Buffalo shooting: Gunman had second target in his sights
The accused gunman in the mass shooting in Buffalo had planned a prolonged massacre after attacking a Tops supermarket Saturday, according to the Buffalo police commissioner, who said that the attacker wanted “to continue his rampage”.
The commissioner, Joseph A. Gramaglia, told CNN on Monday morning that the suspect had spoken “about possibly going to another store”, after Tops, potentially turning his fire on “another large superstore”.
“He was going to get in his car and continue to drive down Jefferson Avenue and continue doing the same thing,” Gramaglia said.
Investigators are continuing to analyse the activities of the suspect, Payton S. Gendron, 18, who they said traveled halfway across New York, from his home in a small town near Binghamton, to shoot and kill black people in east Buffalo.
Indeed, he had picked the Tops store, the police said, in an area known for its large black population, going so far as to visit the neighbourhood the day before the attack in what they described as a reconnaissance mission.
Before his attack, the suspect is believed to have posted a lengthy, racist screed online, expressing admiration for other mass-shooting gunmen and a white supremacist ideology known as replacement theory, which imagines a nefarious scheme to “replace” white Americans — and voters — with immigrants or people of colour.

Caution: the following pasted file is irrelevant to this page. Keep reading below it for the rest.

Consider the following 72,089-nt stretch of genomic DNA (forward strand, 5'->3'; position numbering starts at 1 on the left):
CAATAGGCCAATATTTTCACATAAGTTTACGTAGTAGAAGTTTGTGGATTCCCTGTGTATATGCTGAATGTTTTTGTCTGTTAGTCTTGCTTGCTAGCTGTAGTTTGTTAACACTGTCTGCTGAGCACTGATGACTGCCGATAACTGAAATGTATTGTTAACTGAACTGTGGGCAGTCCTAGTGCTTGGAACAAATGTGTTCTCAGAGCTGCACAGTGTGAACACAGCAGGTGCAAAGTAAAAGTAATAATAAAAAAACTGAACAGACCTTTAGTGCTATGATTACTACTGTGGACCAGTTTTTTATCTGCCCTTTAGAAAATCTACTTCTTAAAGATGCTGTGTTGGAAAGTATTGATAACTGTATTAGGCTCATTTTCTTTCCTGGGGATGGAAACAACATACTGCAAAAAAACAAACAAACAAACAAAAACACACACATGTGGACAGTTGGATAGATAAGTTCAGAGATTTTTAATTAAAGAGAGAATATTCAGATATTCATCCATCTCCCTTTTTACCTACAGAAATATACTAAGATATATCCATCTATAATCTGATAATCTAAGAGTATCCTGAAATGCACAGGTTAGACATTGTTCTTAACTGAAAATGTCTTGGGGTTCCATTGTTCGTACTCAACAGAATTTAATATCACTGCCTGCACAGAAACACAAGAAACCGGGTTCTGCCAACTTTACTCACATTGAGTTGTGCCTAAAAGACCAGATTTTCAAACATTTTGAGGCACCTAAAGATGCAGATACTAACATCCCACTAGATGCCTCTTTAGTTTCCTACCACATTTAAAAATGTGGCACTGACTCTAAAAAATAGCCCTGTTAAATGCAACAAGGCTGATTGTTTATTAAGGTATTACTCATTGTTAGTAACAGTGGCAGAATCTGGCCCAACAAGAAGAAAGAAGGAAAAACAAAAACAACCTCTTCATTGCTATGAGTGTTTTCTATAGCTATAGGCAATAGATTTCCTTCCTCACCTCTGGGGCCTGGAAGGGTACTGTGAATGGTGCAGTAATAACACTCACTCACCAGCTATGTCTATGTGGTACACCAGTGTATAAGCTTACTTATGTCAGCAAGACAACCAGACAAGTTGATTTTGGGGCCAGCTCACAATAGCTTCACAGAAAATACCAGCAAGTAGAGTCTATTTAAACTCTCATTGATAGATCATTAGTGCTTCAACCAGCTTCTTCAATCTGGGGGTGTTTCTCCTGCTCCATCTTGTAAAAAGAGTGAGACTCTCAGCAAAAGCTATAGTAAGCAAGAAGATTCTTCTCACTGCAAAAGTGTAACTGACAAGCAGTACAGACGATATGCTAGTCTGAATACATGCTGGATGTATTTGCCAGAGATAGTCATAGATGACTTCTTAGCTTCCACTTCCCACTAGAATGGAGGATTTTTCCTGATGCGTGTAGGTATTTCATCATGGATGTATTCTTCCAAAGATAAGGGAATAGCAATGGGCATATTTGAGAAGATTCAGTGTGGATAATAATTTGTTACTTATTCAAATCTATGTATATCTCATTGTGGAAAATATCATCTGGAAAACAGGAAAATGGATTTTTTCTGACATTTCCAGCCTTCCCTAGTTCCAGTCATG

The theory, once confined to conspiracy theory websites and publications, has found a larger audience in recent years as prominent conservative commentators and lawmakers have helped spread it.
Ten people were killed in the Buffalo attack, including several older shoppers and a supermarket security guard. The guard exchanged fire with the suspect, who was protected by body armour and fired a semi-automatic rifle.
He surrendered to the police, and was charged with first-degree murder, to which he pleaded not guilty.
On Sunday, the police revealed that the suspect had been taken to a hospital for a mental health evaluation last June after making a threat at his high school.
He described the remark — about wanting to commit a murder-suicide — as a joke, according to a law enforcement official familiar with the case. He was released, Gramaglia said.
FBI officials, who have been combing the supermarket for evidence since the shooting, confirmed that the suspect’s remark had not caused undue alarm, saying he was “not on the radar” of federal law enforcement.
The shooting in Buffalo — New York’s second-most-populous city — has shaken and outraged many, including black residents who say they have endured discrimination and segregation there.
“Time and time again, they’ve shown nobody cares about us here,” said Marlene Brown, 58, who is black and lives not far from the Tops supermarket.
“It’s a pattern.”
(New York Times News Service)